If you’re confused about this, you’re not alone. J. R. R. Tolkien ran into this little-known quirk of English grammar when he first began writing:
I first tried to write a story when I was about seven. It was about a dragon. . . . My mother said nothing about the dragon, but pointed out that one could not say “a green great dragon,” but had to say “a great green dragon.” I wondered why, and still do.
—J. R. R. Tolkien, The Letters of J. R. R. Tolkien
“Green great dragon” sounds as strange as “Greek, fat, big wedding.” Neither one works quite right. But why not?
The Elements of Eloquence: How to Turn the Perfect English Phrase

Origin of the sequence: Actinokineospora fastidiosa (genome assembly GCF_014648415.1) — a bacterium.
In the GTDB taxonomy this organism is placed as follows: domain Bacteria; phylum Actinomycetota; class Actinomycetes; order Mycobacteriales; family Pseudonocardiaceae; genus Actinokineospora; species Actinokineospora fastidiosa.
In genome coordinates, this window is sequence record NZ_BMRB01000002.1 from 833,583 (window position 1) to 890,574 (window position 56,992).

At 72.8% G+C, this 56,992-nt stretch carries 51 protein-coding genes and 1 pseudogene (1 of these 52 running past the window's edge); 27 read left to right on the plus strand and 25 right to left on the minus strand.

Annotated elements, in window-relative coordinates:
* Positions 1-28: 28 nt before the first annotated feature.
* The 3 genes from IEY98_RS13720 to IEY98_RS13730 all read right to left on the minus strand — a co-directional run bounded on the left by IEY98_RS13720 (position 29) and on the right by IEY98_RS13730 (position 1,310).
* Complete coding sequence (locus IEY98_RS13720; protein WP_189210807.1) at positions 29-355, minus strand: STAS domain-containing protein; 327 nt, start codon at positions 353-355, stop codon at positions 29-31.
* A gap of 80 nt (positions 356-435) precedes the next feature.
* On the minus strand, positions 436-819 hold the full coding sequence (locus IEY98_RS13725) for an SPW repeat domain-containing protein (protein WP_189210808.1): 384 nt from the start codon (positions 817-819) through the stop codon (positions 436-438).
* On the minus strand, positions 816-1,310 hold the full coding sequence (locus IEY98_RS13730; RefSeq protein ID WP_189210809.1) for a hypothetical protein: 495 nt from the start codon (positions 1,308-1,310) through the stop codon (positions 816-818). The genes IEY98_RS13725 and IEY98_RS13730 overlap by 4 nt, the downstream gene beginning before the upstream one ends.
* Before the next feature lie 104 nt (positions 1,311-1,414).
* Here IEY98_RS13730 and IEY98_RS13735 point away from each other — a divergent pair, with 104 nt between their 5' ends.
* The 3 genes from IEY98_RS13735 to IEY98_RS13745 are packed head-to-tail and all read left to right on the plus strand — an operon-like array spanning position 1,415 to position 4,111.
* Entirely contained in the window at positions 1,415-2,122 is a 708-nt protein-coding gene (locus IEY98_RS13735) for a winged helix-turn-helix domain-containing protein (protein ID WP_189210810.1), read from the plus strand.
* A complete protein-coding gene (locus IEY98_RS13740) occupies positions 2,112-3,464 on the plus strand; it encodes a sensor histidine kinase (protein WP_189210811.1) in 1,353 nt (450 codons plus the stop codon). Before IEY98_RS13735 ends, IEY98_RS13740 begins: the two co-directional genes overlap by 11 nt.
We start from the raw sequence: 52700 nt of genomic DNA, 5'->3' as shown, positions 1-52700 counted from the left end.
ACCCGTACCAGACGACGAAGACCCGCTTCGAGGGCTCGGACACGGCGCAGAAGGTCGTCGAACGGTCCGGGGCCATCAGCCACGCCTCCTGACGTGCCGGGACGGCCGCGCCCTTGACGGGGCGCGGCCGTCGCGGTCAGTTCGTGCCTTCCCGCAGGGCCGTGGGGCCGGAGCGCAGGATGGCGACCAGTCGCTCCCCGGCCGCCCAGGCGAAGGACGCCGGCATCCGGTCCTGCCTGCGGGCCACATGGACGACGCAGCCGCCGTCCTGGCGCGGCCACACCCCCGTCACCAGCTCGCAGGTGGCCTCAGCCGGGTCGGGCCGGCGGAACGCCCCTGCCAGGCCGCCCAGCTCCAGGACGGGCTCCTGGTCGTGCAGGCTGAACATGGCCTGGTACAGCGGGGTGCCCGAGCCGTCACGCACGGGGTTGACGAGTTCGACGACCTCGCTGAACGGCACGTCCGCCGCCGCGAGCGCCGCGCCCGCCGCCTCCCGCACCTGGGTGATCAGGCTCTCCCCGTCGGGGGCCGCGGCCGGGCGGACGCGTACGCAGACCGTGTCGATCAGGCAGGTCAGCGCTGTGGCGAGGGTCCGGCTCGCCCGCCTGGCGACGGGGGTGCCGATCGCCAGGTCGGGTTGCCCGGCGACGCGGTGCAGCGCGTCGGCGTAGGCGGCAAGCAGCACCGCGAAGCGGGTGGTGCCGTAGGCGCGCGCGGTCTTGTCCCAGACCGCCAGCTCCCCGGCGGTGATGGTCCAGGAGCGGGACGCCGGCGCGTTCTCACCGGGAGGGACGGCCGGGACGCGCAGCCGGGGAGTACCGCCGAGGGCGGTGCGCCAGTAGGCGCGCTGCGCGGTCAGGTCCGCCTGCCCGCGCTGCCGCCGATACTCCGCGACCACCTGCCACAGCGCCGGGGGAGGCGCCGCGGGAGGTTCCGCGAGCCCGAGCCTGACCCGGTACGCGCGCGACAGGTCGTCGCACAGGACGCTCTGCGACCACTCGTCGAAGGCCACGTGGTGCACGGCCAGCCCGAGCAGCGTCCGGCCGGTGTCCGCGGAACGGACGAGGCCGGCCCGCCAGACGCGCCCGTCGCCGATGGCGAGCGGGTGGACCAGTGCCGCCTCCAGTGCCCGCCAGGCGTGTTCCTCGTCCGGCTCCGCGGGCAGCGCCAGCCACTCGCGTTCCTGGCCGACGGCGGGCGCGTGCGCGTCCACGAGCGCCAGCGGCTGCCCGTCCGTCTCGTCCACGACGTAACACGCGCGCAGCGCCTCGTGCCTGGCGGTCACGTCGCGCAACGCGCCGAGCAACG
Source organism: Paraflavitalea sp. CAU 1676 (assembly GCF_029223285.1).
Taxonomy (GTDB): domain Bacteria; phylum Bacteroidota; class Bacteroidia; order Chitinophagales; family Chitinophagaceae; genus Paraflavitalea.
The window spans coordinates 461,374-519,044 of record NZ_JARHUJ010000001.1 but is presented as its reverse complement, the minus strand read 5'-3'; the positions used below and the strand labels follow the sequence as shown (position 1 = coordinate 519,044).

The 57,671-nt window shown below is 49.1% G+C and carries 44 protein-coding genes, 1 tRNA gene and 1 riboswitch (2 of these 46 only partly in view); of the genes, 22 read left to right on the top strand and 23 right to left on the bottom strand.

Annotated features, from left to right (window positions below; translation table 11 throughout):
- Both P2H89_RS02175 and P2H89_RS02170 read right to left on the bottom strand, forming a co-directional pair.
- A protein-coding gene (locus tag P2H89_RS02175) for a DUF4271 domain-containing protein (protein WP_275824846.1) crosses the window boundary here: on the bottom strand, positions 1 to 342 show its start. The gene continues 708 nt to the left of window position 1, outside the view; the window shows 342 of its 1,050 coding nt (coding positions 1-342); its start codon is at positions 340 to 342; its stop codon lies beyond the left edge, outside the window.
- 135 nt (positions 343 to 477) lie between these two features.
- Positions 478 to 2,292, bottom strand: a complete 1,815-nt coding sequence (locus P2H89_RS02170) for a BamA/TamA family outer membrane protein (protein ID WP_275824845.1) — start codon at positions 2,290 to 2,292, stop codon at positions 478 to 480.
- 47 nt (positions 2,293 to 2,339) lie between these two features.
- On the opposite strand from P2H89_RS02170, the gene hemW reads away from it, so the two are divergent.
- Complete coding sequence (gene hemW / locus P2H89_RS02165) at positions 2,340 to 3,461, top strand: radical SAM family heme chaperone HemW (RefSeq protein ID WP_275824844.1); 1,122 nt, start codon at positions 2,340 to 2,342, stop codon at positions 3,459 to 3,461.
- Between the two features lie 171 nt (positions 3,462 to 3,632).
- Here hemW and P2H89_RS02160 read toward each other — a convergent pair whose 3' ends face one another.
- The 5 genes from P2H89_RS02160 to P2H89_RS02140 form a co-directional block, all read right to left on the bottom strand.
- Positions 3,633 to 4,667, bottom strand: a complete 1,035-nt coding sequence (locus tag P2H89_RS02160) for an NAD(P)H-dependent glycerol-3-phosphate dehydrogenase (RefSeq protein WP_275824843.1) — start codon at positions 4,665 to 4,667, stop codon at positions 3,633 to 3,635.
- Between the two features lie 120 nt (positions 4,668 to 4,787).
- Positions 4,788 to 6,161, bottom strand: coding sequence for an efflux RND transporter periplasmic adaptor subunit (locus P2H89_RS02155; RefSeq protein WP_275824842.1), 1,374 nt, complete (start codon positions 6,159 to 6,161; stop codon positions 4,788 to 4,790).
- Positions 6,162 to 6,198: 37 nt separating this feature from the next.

by Mark Forsyth:
[Adjectives] in English absolutely have to be in this order: opinion-size-age-shape-colour-origin-material-purpose Noun. So you can have a lovely little old rectangular green French silver whittling knife. But if you mess with that word order in the slightest you’ll sound like a maniac. It’s an odd thing that every English speaker uses that list, but almost none of us could write it out. And as size comes before colour, green great dragons can’t exist.
If you’re a native English speaker, you probably order your adjectives correctly without even thinking about it. This is a rule you didn’t know you knew.
It’s an obscure, seemingly insignificant rule. But as Forsyth points out, “green, great dragons can’t exist,” and neither can Greek, fat, big weddings.
from: How to Order Your Expressive, Long Adjectives Correctly
by Alice Sudlow